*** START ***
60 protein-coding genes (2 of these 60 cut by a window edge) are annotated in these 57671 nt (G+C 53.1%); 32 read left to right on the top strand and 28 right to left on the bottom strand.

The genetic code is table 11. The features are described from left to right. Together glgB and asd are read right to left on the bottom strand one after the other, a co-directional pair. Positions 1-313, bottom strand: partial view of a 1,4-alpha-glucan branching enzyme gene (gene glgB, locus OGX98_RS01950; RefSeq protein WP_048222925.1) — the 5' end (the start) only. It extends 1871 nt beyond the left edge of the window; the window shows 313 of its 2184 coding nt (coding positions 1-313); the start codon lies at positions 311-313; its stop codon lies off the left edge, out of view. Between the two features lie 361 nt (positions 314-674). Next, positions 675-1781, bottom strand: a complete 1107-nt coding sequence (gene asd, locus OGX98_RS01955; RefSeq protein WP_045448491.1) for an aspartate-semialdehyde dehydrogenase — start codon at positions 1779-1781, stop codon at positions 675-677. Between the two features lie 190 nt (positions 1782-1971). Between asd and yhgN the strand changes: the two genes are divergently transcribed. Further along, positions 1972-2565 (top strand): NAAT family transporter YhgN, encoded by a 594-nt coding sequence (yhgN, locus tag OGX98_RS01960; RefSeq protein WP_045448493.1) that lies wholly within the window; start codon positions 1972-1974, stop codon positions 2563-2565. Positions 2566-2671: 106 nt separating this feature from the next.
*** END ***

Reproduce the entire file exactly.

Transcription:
60 protein-coding genes (2 of these 60 cut by a window edge) are annotated in these 57671 nt (G+C 53.1%); 32 read left to right on the top strand and 28 right to left on the bottom strand.

The genetic code is table 11. The features are described from left to right. Together glgB and asd are read right to left on the bottom strand one after the other, a co-directional pair. Positions 1-313, bottom strand: partial view of a 1,4-alpha-glucan branching enzyme gene (gene glgB, locus OGX98_RS01950; RefSeq protein WP_048222925.1) — the 5' end (the start) only. It extends 1871 nt beyond the left edge of the window; the window shows 313 of its 2184 coding nt (coding positions 1-313); the start codon lies at positions 311-313; its stop codon lies off the left edge, out of view. Between the two features lie 361 nt (positions 314-674). Next, positions 675-1781, bottom strand: a complete 1107-nt coding sequence (gene asd, locus OGX98_RS01955; RefSeq protein WP_045448491.1) for an aspartate-semialdehyde dehydrogenase — start codon at positions 1779-1781, stop codon at positions 675-677. Between the two features lie 190 nt (positions 1782-1971). Between asd and yhgN the strand changes: the two genes are divergently transcribed. Further along, positions 1972-2565 (top strand): NAAT family transporter YhgN, encoded by a 594-nt coding sequence (yhgN, locus tag OGX98_RS01960; RefSeq protein WP_045448493.1) that lies wholly within the window; start codon positions 1972-1974, stop codon positions 2563-2565. Positions 2566-2671: 106 nt separating this feature from the next.